Revisions, and why we’ve all been doing them wrongDecember 13, 2009 at 2:15 AM | Posted in Uncategorized | 7 Comments
We interrupt your regularly scheduled blog to bring you this special announcement.
Recently we have noticed some incorrect information being spread by the general public on the subject of “revisions.” We are here to clear up these falsehoods before someone loses their mind clicking the “spell check” button for the twentieth time.
What Revisions are NOT
~ Line edits
Example: “OMG, I cannot buh-LEEVE I used ‘they’re’ instead of ‘their.’ LULZ. Oopsie.”
~ Dialogue tweaking
Example: “So yeah I did like A LOT of thinking and I decided that Ryan would TOTALLY not say ‘Dat’s da bomb, yo.’ He’s SOO much more deep and sensitive than that.’
~ The careful and calculated rearranging of paragraphs
Example: “GOSH DARNIT. Can’t believe I ACTUALLY described Penelope’s AH-DORABLE Prada shoes before I talked about her EVEN MORE AH-DORABLE Gucci dress.”
~ Minor character changes
Example: “OH. MAH. GAWD. I just realized that it would be SOO much hotter if Chet had brilliant cerulean-violet eyes instead of just BOOORING turquoise. Am I right? AMIRIGHT?!”
What Revisions ARE
First, sit down and read through your book. All of it.
Make notes – honest, critical notes, like you’re beta-reading your own novel. Right now, this is not your baby. This is not your sweat-and-blood. This is a bookyou picked up off the shelf, and you’re trying to decide if it’s worth reading or not. Tick-tock…tick-tock… Come on, ladies and gentlemen – do you want to buy that book or not?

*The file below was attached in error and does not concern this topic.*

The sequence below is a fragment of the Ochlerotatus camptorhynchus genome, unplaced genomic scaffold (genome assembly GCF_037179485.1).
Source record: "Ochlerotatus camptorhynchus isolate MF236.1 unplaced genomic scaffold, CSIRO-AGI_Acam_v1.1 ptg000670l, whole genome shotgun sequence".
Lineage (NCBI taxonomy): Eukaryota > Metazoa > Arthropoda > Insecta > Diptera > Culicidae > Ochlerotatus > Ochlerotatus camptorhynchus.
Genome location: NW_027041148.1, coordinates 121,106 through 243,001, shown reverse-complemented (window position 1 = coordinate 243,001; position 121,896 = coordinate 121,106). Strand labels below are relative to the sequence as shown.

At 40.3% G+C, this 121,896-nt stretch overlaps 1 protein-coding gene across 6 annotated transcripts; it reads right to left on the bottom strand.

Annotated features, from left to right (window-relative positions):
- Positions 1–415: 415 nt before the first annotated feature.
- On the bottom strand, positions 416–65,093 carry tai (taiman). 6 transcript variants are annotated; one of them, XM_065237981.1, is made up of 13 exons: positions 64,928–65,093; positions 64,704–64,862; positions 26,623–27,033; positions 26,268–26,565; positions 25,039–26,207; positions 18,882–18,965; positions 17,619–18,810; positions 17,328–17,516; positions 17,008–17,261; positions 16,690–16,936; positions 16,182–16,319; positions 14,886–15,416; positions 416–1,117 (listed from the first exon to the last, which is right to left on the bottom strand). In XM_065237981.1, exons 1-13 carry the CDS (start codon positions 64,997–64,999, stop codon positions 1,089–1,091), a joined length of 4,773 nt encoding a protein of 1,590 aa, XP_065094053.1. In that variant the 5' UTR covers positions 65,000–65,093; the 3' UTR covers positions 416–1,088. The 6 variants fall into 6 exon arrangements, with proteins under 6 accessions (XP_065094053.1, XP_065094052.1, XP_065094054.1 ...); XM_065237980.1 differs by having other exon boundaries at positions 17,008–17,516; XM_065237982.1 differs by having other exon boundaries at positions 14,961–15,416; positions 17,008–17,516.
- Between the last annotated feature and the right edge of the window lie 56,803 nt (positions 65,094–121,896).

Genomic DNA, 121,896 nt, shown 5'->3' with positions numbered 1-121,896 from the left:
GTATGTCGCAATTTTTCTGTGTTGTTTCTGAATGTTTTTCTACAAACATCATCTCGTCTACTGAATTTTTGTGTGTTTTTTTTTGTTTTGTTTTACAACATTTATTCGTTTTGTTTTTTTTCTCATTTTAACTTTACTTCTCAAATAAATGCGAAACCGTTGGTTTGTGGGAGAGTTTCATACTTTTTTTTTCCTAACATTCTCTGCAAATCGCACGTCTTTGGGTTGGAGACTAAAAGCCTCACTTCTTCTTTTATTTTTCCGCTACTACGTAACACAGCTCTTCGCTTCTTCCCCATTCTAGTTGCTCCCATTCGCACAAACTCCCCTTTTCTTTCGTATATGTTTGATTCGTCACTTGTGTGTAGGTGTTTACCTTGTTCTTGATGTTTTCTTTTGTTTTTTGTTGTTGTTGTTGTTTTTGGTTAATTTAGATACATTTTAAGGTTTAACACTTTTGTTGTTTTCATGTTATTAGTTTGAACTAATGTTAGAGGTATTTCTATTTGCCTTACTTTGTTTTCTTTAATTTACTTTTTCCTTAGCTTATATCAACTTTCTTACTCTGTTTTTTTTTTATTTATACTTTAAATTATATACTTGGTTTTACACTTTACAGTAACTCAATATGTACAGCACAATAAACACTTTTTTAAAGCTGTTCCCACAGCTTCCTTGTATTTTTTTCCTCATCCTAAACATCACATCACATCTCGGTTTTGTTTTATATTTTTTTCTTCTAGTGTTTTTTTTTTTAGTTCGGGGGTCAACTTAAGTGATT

Before you answer that – no. You don’t. Not yet. Because that is a first draft, and even if it’s a decent first draft, it’s probably still not saleable. And it won’t necessarily be fixed with line edits or dialogue tweaking or minor character changes. You’ll probably need to revise.
The fact is that revisions are not about making your book shiny and error-free; they’re about making your book BETTER. Sometimes this involves cutting 5k. (*sniffle* Bye, Shiny Pickpocketing Scene! It was fun while it lasted!) Sometimes it involves editing your favorite plot twist because – let’s face it – it just doesn’t make sense. (But WHY can’t the president’s son secretly be Dax’s long lost brother? This book needs a nod to Star Wars!) Sometimes this involves rewriting the beginning. (Maybe he can visit that one chick who shows up on pg. 57?) And rewriting the beginning. (No, no, that won’t work – we need more tension. Maybe…EPIC-RUN-IN-WITH-THE-OTHER-MC-IN-WHICH-THEIR-EYES-MEET-AND-THEY-HAVE-AN-INSTANT-CONNECTION.) And rewriting the beginning. (God, the MELODRAMA – it’s killing me. *facepalm* Stupid stupid stupid.)
So when you finish your first draft and you’re tempted to click spell check, fix those pesky grammar errors, and call it good – remember that this is your book. Your duty to your baby is to make it the best it can possibly be. It may be painful and frustrating and even a little insane-making (says The Girl Who No Longer Sleeps) – but ultimately, it will pay off.